Scientists: The Earth Has Lost Half Its Trees To Human Logging

Humans are responsible for the removal of 15 billion trees a year, at least according to a group of scientists tasked with assessing how many trees there are and their rate of destruction.

In total, the Earth is home to slightly more than 3 trillion trees, but at the dawn of human civilization, that number was much closer to 6 trillion.

Researchers used satellite imagery and data from almost 430,000 different plots of trees in 50 different countries on every continent, excluding Antarctica.

Tropical and subtropical zones give home to about 1.4 trillion of the 3 trillion trees, while boreal forests in the north contain three quarters of a trillion.

Forests are critically important for the health of our planet. They manufacture new soil, play a role in the water cycle, and sequester carbon dioxide from the atmosphere.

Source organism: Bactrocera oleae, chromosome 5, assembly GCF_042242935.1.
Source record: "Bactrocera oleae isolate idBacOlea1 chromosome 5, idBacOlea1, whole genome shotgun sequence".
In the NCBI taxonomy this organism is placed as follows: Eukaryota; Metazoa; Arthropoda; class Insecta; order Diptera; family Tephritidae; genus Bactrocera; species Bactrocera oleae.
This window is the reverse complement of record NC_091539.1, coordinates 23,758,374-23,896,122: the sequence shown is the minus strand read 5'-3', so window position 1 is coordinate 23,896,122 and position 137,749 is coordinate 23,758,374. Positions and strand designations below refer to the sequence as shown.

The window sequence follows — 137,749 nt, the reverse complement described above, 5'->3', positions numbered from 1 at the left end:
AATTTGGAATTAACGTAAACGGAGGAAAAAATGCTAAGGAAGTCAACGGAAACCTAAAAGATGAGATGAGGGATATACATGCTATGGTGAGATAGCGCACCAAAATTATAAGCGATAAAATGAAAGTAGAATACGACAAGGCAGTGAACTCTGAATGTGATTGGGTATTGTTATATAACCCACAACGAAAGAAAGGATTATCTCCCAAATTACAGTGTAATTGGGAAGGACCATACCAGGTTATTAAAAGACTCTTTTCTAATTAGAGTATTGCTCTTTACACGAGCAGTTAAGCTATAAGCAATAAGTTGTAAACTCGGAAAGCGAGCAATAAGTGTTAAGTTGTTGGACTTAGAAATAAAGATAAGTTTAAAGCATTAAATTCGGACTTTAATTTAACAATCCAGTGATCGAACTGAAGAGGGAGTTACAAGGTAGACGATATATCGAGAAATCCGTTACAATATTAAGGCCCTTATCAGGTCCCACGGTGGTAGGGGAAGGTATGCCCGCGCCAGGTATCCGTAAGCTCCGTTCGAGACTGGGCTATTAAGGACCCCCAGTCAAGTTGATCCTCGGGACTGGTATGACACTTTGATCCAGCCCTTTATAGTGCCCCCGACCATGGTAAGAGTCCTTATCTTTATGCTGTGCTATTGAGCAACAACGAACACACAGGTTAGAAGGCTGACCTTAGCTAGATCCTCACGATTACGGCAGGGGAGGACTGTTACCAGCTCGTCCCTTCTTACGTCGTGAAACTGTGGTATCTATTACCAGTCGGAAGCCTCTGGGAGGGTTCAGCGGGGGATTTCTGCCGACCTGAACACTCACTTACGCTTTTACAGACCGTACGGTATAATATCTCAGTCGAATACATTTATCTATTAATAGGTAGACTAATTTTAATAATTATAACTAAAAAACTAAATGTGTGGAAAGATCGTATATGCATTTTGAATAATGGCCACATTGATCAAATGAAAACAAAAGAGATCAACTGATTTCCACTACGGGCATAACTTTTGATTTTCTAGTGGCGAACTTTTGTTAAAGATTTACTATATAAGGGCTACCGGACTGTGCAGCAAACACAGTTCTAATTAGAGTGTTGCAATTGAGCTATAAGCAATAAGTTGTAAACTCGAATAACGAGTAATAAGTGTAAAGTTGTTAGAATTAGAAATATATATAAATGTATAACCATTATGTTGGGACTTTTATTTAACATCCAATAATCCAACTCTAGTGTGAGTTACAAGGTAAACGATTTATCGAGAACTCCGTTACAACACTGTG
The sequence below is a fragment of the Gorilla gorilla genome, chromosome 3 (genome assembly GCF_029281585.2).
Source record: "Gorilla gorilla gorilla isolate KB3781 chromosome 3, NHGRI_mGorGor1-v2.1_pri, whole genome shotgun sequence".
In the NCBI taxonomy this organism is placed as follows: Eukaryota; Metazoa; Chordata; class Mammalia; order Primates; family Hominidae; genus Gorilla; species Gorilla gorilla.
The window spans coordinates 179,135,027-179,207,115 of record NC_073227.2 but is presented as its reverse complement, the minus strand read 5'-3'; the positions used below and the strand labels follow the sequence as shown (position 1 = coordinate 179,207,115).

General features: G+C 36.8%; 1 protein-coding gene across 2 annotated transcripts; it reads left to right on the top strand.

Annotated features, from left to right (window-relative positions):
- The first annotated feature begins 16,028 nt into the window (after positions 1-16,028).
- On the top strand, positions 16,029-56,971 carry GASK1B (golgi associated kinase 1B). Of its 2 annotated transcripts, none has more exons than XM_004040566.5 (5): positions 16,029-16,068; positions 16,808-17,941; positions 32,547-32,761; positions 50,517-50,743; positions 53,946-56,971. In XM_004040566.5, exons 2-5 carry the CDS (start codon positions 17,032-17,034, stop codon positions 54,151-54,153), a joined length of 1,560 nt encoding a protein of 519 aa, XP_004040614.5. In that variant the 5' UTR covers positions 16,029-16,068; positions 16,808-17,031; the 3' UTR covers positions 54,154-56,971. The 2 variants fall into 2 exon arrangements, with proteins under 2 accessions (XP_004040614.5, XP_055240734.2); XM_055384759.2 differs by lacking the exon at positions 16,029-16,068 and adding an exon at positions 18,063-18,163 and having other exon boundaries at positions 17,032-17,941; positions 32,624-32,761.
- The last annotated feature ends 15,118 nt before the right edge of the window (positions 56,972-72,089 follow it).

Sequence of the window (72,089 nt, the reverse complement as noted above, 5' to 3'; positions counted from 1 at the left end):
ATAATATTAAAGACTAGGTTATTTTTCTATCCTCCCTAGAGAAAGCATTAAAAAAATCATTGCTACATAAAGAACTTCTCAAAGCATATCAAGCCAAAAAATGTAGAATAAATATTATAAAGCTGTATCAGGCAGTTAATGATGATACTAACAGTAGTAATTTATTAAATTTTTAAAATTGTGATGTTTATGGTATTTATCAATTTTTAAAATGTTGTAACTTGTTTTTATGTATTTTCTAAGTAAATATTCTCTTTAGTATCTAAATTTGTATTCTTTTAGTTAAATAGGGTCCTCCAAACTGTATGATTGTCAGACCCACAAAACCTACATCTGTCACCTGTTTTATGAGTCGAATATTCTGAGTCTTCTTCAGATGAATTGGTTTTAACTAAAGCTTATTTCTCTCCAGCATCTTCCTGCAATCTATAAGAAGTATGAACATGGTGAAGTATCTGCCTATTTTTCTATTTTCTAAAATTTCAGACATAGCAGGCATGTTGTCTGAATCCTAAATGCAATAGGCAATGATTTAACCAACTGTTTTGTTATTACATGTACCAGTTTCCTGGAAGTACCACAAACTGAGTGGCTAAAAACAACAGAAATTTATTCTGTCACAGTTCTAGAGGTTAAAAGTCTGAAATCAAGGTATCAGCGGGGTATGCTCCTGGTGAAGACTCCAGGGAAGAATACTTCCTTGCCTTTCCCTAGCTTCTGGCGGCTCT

Trees are among the most prominent and critical organisms on Earth, yet we are only recently beginning to comprehend their global extent and distribution,” says Thomas Crowther, an ecologist at the Yale School of Forestry and Environmental Studies and lead author of the study.

“They store huge amounts of carbon, are essential for the cycling of nutrients, for water and air quality, and for countless human services."

“Yet you ask people to estimate, within an order of magnitude, how many trees there are and they don’t know where to begin. I don’t know what I would have guessed, but I was certainly surprised to find that we were talking about trillions.”

The study was requested by the United Nations, relating to their billion tree campaign that they launched in 2006.

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